Saul also has vehicle skills which, for a former Legionnaire with military experience, are remarkably lacking when you start out. In his profile, you’ll find that the only thing he can do when he starts out is handle “Road Vehicles” which include cars and trucks. As Saul goes through the quest and picks up the necessary training, he’ll soon be able to pilot anything in the sky or drive anything on the ground including tanks.

If you don’t want to jack a car on the road, spend your hard earned cash to buy a car that will only blow up later, or haven’t reached the point where you can fly or pilot a boat, you can always hire a taxi. Of course, that costs precious cash, but for the right price they can take you anywhere in a hurry. If you don’t want to give up the piece of junk that you managed to buy or steal, you can always get it fixed in a hurry at any local gas station. You can even buy spare tires for those times that all of them get blown out from gunfire or grenade blasts and fix it up on the fly while on the road.

“She Says the Jungle… It Just Came Alive and Took Him…”

Realia is huge. The map is incredibly massive boasting 240 square miles of simulated space. To put this into a real world perspective, the designers point out that this is larger than the city of Chicago. When the game manual suggests using the vehicles in the game to get to where you need to go, it’s not kidding. Just running from one end of the map to the next can take at least half an hour or more. Vehicles help but even then, you’ll be facing some long trips along the backroads and paved streets found throughout the game and may even watch as the sun sets in the horizon with the moon rising overhead into the night sky.

And the best part of all of this is that it’s relatively seamless. That’s right, no loads except for the cinematics or when you reload a quicksave. However, there is also a price paid for all of this seamless exploration in the form of some random stuttering and choppiness even with more than a gigabyte of memory installed along with a fairly fast processor. The game recommends a video card with 128mb of memory, but suggests one with 256. The same with memory. A gigabyte is “suggested” along with a fairly snappy processor. You can turn down most of the detail to squeeze performance out of the title, though, but just be warned that you may still see some update lag as the game occasionally crunches through your resources to render the next area.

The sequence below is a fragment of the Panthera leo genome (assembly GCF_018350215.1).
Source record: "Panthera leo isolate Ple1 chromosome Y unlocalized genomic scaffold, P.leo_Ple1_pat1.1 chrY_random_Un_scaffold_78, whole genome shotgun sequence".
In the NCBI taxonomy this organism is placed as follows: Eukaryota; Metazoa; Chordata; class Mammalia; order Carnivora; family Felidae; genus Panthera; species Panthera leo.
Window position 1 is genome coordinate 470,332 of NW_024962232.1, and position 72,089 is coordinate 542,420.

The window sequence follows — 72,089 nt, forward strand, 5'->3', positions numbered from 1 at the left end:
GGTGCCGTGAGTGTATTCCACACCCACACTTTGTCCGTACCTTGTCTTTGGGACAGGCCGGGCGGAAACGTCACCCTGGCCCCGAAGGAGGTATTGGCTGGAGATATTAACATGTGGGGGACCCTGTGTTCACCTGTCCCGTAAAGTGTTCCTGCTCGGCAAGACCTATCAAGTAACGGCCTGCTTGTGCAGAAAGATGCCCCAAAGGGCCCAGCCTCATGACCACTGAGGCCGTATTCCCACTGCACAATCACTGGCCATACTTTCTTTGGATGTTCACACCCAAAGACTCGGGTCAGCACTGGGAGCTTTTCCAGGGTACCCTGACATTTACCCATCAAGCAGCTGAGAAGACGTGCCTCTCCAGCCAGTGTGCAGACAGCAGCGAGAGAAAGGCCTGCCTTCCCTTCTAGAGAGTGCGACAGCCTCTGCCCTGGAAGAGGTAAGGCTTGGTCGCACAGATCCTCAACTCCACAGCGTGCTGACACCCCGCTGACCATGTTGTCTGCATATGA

The graphics do a decent job in showing of the jungle interior of Realia as well as the two cities, the many villages and guerilla camps, military bases, and other places throughout the country. While the graphics aren’t exactly the best of the crop with flat lighting and textures found everywhere, they do instill a sense that you’re somewhere in the bowels of a war torn country on the verge of upheaval. Revolutionary slogans and posters are scattered about, characters walk about the streets of Puerto Sombra during the day, shady dealers and other scum appear at night, and glass shatters from the rain of bullets poured through windows and doors will occasionally explode into splinters from a well thrown grenade. Some of the surfaces can even be shot through such as wooden doors or walls allowing you to get the drop of an enemy without having to face them. On the other side of the coin, though, these surfaces don’t handle explosions very well. Occasionally, you might get caught in the blast of a ‘nade you tossed upstairs if you run down and it goes off overhead, for example.